Boston — He was asked how he might classify 2016.
Deflating? Disappointing? Disturbing?
None of the above.
“It’s been a grind,” Mark Lowe said Tuesday as he sorted through his locker in the visitor’s clubhouse at Fenway Park. “Everything that worked for me last year — it’s been a different thought process this season and it takes time to find (rediscover) that. Although my last four outings have been good.”
It’s what a 33-year-old, right-handed reliever with a nice resume is banking on. That he is getting close to finding an old groove that made him an important back-end option for the Jays and, before his move to Toronto, with the Mariners.
Lowe, a lean Texan who looks like someone from a Hollywood set, can view those last four outings as proof he’s settling down. He has not allowed a run in his last four games. He has not allowed a hit during that streak.
And just to make clear how rocky 2016 has been, that four-game run has lowered Lowe’s ERA to 9.19 from 10.29.
How this happened has been one of this season's true Tigers mysteries.
Tigers scouts insisted last autumn Lowe had the octane to help power a bullpen that for too many seasons had been endangering psyches of fans and front-office execs, not to mention a Tigers manager or two.
He had built a 1.96 ERA in 57 games in 2015 split between the Mariners and Jays. He had quality stints earlier with the Rangers and Mariners, although there had been some bruises along the way in the fashion of relief pitchers galore who tend to defy predictions or practice anything close to consistency.
The Tigers happily signed Lowe last December to a two-year deal worth $11 million.
They have since watched Lowe allow 42 hits in 31⅓ innings, numbers that followed him into Tuesday night’s game against the Red Sox at Fenway Park. A man with a fastball that was never considered a blow-away pitch has only 26 strikeouts. More alarmingly, he has been socked for 10 home runs.
But maybe, in the tradition of relievers whose careers look as if they have been riding a pogo stick, Lowe is back in rhythm. What he can’t figure out is why, or how, this 2016 nosedive occurred.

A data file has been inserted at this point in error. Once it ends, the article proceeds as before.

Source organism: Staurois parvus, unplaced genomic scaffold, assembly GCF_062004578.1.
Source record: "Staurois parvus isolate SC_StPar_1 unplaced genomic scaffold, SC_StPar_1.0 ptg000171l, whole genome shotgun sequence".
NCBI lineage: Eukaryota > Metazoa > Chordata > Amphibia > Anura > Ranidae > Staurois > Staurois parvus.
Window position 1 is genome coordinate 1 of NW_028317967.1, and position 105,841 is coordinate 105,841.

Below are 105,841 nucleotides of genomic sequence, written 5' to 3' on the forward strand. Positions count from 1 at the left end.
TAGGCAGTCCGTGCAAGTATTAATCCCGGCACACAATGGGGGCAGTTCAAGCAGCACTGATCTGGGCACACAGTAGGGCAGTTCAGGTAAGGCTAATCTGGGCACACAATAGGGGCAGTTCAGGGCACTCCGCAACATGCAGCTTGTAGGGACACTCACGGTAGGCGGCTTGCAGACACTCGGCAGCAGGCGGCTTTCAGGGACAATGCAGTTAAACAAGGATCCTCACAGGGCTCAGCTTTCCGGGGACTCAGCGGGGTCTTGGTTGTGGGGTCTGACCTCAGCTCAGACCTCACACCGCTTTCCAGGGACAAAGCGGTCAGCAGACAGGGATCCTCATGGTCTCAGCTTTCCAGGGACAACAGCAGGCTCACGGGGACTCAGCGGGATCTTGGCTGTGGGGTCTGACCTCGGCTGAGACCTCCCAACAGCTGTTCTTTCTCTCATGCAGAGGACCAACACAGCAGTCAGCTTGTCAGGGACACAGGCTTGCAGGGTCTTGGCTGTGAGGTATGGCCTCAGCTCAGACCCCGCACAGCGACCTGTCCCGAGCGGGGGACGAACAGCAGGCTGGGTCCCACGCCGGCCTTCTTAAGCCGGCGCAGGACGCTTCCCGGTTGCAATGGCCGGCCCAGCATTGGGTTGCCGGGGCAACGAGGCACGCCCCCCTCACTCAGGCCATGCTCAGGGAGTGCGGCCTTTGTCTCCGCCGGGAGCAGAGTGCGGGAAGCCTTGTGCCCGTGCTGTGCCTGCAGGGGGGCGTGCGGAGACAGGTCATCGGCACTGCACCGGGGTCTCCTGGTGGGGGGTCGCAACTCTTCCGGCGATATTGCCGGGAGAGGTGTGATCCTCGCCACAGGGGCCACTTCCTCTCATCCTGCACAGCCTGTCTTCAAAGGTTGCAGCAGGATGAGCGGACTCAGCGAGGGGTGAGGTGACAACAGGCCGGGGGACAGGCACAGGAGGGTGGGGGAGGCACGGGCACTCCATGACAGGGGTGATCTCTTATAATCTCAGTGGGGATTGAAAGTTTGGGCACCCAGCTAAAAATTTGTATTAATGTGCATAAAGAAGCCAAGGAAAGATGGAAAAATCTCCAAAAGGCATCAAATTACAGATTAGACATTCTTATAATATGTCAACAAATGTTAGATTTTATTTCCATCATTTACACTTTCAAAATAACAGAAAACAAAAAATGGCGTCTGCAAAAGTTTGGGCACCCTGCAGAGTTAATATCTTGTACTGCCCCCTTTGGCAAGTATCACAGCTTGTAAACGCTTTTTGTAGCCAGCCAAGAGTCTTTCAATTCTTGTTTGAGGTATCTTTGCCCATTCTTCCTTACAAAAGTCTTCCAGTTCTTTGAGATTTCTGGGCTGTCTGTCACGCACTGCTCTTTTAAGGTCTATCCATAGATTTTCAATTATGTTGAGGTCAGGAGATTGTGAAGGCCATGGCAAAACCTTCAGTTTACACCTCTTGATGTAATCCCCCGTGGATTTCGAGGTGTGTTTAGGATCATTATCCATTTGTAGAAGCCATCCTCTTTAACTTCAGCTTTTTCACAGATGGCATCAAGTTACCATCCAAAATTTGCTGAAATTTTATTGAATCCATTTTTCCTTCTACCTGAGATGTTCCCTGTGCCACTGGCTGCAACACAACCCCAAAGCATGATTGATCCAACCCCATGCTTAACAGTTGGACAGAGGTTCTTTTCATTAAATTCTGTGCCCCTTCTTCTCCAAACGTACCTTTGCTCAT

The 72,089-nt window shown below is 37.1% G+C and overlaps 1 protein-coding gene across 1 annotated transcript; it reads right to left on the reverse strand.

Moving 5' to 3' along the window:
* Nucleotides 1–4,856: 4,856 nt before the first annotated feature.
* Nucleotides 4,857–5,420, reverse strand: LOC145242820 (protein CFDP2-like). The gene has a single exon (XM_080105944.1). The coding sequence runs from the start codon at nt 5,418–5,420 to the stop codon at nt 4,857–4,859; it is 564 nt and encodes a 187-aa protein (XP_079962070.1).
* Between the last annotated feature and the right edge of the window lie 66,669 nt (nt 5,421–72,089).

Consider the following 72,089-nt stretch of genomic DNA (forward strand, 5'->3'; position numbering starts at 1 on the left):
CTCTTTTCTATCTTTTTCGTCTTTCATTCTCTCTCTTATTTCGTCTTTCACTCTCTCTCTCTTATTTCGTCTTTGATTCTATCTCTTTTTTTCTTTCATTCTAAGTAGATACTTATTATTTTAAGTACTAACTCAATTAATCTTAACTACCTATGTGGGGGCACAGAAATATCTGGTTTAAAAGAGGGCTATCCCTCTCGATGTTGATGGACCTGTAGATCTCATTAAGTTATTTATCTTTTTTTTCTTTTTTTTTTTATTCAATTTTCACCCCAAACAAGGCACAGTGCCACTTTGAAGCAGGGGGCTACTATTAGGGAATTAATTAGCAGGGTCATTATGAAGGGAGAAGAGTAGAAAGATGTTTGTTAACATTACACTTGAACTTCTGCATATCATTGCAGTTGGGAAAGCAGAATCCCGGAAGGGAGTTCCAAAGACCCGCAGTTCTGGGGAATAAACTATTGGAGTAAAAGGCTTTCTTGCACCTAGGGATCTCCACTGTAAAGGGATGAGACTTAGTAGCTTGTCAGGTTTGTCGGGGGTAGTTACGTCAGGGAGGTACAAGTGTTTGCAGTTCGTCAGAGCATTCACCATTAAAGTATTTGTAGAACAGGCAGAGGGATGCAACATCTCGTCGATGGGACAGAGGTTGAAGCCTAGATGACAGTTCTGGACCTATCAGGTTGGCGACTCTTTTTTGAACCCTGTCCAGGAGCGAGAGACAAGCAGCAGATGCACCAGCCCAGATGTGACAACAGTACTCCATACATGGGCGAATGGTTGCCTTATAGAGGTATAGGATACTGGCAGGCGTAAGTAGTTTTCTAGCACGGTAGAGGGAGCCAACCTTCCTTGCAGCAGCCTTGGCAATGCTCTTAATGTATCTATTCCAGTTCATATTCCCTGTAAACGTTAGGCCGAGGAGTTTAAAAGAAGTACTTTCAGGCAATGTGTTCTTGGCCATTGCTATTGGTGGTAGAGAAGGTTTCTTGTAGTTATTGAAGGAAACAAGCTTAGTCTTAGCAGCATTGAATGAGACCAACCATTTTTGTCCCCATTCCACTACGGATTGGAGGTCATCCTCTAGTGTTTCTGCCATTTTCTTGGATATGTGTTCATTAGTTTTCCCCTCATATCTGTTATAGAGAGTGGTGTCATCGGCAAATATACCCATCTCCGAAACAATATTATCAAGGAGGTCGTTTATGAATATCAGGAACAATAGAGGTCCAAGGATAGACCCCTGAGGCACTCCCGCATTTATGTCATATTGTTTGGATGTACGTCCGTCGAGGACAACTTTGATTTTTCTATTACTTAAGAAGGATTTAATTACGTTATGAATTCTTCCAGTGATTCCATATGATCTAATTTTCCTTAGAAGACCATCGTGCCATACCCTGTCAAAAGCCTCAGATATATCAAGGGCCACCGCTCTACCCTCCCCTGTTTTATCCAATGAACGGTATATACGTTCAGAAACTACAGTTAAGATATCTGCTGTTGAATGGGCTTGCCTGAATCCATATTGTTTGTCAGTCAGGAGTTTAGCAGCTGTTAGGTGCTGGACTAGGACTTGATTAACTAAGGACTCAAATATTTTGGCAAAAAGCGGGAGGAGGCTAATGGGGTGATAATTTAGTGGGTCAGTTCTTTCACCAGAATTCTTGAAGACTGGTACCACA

“It has nothing to do with any change in routine,” said Lowe, who throws primarily a fastball that should cruise in the vicinity of 93 mph, as well as a slider. “I kept everything the same this year. In fact, I’ve been trying to find a way to not be struggling to make changes.”
He has looked at video. He has worked with Tigers pitching coach Rich Dubee. He has been focusing on “shortening his arm swing” in a bid to reclaim velocity on his fastball and bend on his slider.
He has gotten a tip from a teammate Justin Verlander.
“He said, ‘Try and throw like a catcher,’” Lowe explained, the implication being that a shorter, quicker release might be an answer. I started focusing on that, and I felt good.”
Lowe is a fan of imagery. A mental picture that has helped, he says, is of surfing.
“You’re trying to stay on that wave as long as you can till it crashes,” he said. “Then you get back on the board and wait for another wave.”
And the ride, progressively longer and smoother and more gratifying, continues with a sense of achievement and even elation.
That’s what Lowe foresees in the final weeks of 2016.
“My whole mentality for the second half is to have the best second half I’ve ever had,” said Lowe, who pitched at the University of Texas-Arlington before Seattle made him a fifth-round draft pick in 2004. “To pitch better than I ever have before.”
That’s the dream, the vision, the objective.
In Lowe’s mind, surf’s up. It’s time for a long, pleasing ride.